Late-life depression affects 2-8% of seniors and causes high rates of caregiver distress and risk of suicide. To exacerbate the problem, antidepressants, the cornerstone of therapy, are resistant in 55-80% of this population. Hence, this group of patients is labeled as having treatment-resistant late-life depression (TR-LLD). Non-pharmacological interventions like meditation could offer significant benefits as augmentation strategies to improve response rate of antidepressants in TR-LLD. One such breath-based meditation intervention called Sudarshan Kriya Yoga is of interest based on highly significant preliminary data in adult patients with treatment-resistant depression, its scalability and relatively low cost to learn this lifelong skill. Thirty patients diagnosed with TR-LLD will learn this intervention over 5 consecutive days by a certified para-professional trainer. This will be followed by 3 weekly 90 min follow-up sessions and then bimonthly sessions for 8 more weeks. SKY consists of a series of breathing techniques, including Sudarshan Kriya (SK), a sequential rhythm-specific breathing exercise. Participants will be asked to practice this technique for 25-30 minutes daily over the next 11 weeks. The investigators will collect clinical as well as feasibility outcome measures. The investigators will also explore if it is feasible to assess the antioxidant Glutathione (GSH) in the brain using a sophisticated magnetic resonance spectroscopy. The investigators suspect that GSH levels are reduced in TR-LLD and they will improve with SKY.
The purpose of this study is to evaluate the efficacy of TAK-653 compared with placebo in maintaining the effect of ketamine treatment on depressive symptoms.
The purpose of this research study is to compare the antidepressant effect of lithium versus placebo in adults receiving ketamine. Lithium is available commercially for depression; ketamine is available commercially and can help the symptoms of depression; however, it has not been approved by the U.S. Food and Drug Administration (FDA) for this use. The FDA has allowed the use of this drug in this research study.
The research will utilise an open feasibility parallel groups trial to examine the impact of novel internet-delivered cognitive behavioural therapy (CBT) interventions for stress, anxiety, and depression compared to treatment as usual (face to face counselling and psychotherapy) in an employment context. Participants will consist of employees accessing services provided by employee assistance programmes (EAP) provided at the European headquarters of a large technology organisation.
This project will determine whether an intervention to enhance communication between infants and toddlers with developmental disabilities and their depressed mothers can be integrated into federally-funded Early Intervention (EI) services. Participants will be mothers with depressive symptoms whose children are receiving EI services, along with their EI service providers. The investigators will conduct a small randomized control trial using the Language ENhancement Assessment/intervention system (LENA), a technology-supported language monitoring system, with 20 mothers and one of their child's EI service providers. The LENA uses an infant or toddler garment with an integrated audiotape system that records adult speech centered on the child, child vocalizations, and reciprocal parent-child turn-taking conversations. The LENA software produces visual feedback that a mother can use to focus her language interactions with her child. A "LENA with feedback" group will follow participants in the intervention over 5 weeks: 5 weeks of LENA data collection (with mothers running the system 1 day/week for 16 consecutive hours), with feedback during 3 weeks (baseline=LENA, no feedback; 3 week intervention=LENA with feedback; post-intervention=LENA, no feedback). A "LENA no feedback" group will complete LENA data collection at baseline on the same schedule but will not receive feedback. The main difference between groups will be provision of LENA feedback and strategies to promote increased mother-child interactions. This design allows the investigators to isolate the effect of LENA with feedback, and minimizes attributing changes in language environments due to exposure to LENA alone. The investigators will analyze data from measures on LENA communication data (adult word count, child vocalizations and conversational turn-taking), and measures of child language, maternal depressive symptoms, and child disability profiles.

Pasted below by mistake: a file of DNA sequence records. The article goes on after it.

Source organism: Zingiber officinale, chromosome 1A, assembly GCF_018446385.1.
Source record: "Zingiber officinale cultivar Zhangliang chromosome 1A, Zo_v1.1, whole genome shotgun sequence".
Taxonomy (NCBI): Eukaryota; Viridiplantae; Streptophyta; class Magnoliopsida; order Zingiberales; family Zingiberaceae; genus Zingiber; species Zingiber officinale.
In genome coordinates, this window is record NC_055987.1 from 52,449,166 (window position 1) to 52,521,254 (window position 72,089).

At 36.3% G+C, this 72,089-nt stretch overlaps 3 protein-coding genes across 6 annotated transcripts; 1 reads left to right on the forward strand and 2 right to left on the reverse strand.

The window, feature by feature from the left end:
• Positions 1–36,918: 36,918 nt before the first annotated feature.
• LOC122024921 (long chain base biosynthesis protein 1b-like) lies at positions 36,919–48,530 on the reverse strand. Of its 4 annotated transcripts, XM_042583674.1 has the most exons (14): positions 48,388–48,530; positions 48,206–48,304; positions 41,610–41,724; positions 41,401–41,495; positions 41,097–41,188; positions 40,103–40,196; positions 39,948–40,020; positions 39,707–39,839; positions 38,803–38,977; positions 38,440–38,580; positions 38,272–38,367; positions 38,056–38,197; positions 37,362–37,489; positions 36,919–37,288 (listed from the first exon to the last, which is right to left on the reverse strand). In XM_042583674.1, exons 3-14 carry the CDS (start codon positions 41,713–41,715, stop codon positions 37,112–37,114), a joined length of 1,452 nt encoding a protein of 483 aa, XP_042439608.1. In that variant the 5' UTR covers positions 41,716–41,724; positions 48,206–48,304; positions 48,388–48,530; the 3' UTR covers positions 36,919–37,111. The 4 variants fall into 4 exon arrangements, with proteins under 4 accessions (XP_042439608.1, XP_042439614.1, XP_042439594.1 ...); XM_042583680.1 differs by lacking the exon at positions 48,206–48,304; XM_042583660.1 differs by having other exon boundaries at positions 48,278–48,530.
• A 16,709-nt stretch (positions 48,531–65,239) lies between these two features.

The proposed study addresses the potential utility of providing an accessible self-help intervention for patients in a medical setting with an estimated diagnosis of MDD. Specifically, the study will explore whether a) such an intervention can be effectively implemented in a primary care setting and b) patients originally seeking medical attention for an orthopedic problem will be willing to seek psychological treatment and, c) improvement in depression symptoms will lead to improvement in upper and lower extremity functioning.